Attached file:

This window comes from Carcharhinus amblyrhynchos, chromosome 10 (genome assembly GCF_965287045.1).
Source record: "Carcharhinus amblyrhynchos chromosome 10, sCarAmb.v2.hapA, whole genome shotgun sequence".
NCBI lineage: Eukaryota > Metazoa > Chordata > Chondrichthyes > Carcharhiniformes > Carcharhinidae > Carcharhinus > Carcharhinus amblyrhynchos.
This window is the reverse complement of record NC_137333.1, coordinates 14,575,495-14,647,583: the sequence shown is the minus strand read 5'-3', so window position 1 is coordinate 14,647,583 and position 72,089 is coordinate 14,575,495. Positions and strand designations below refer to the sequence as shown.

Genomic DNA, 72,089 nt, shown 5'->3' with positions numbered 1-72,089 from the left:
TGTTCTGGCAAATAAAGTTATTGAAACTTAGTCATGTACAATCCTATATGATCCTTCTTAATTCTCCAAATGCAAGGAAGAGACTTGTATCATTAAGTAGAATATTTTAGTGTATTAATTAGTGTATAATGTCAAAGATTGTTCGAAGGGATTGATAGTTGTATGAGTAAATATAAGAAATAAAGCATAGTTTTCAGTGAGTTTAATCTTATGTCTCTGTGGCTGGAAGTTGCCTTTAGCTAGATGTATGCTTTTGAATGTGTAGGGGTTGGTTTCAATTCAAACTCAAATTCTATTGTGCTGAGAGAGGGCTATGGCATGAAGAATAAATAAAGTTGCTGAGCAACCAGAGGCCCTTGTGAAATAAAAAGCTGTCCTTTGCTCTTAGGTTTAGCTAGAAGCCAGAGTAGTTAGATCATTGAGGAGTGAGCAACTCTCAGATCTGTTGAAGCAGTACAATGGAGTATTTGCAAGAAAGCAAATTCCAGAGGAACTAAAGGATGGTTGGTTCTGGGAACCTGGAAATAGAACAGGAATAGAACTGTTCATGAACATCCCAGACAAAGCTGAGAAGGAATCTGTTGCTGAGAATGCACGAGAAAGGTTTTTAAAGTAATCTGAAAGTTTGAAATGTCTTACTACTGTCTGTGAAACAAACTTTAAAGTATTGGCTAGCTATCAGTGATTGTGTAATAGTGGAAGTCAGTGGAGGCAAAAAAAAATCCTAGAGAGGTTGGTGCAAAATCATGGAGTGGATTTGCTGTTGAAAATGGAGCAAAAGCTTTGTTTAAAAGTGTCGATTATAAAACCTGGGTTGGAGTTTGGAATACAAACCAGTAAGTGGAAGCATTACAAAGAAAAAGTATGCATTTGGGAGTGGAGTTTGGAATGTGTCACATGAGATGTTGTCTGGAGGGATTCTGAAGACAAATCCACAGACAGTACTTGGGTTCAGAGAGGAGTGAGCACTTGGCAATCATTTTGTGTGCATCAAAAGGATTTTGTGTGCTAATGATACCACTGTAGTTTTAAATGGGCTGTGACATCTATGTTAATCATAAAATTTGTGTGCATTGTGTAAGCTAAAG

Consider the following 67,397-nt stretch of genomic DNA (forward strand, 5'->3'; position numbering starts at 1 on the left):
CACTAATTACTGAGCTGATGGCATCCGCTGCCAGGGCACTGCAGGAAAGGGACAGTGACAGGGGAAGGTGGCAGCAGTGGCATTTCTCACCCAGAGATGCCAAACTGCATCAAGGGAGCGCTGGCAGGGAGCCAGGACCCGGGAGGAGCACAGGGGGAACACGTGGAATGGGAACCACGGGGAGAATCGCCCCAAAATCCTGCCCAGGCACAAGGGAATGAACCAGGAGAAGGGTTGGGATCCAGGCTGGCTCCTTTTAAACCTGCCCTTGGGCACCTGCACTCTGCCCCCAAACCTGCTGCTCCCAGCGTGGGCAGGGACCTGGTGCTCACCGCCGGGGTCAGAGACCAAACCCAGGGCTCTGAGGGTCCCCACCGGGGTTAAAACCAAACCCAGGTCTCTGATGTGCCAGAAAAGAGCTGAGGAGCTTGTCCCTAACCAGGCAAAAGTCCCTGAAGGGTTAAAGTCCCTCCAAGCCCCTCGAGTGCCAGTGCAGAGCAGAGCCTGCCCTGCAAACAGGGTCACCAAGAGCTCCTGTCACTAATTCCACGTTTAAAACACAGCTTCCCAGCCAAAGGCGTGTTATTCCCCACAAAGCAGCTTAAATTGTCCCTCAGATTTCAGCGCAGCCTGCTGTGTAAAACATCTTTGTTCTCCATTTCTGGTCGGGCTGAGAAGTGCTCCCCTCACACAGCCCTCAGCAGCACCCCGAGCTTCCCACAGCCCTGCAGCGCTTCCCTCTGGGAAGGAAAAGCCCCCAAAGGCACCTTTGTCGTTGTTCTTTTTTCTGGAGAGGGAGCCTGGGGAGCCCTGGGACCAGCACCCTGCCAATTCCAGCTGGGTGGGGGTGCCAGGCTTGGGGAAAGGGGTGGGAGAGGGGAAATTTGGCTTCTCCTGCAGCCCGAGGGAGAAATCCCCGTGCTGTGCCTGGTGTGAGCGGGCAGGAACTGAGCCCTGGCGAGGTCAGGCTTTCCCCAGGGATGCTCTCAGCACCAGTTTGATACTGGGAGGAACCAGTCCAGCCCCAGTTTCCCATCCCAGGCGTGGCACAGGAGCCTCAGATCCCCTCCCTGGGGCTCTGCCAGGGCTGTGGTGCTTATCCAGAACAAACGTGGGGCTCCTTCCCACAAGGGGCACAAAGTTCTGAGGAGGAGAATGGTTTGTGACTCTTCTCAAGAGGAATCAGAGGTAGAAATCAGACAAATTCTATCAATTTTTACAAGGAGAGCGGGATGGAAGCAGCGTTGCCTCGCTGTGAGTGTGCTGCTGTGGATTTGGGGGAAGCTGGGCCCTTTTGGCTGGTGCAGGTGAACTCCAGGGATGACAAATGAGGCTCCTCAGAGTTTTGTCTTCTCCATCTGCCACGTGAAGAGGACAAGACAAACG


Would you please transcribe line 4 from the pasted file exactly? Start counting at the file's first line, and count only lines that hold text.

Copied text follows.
This window is the reverse complement of record NC_137333.1, coordinates 14,575,495-14,647,583: the sequence shown is the minus strand read 5'-3', so window position 1 is coordinate 14,647,583 and position 72,089 is coordinate 14,575,495. Positions and strand designations below refer to the sequence as shown.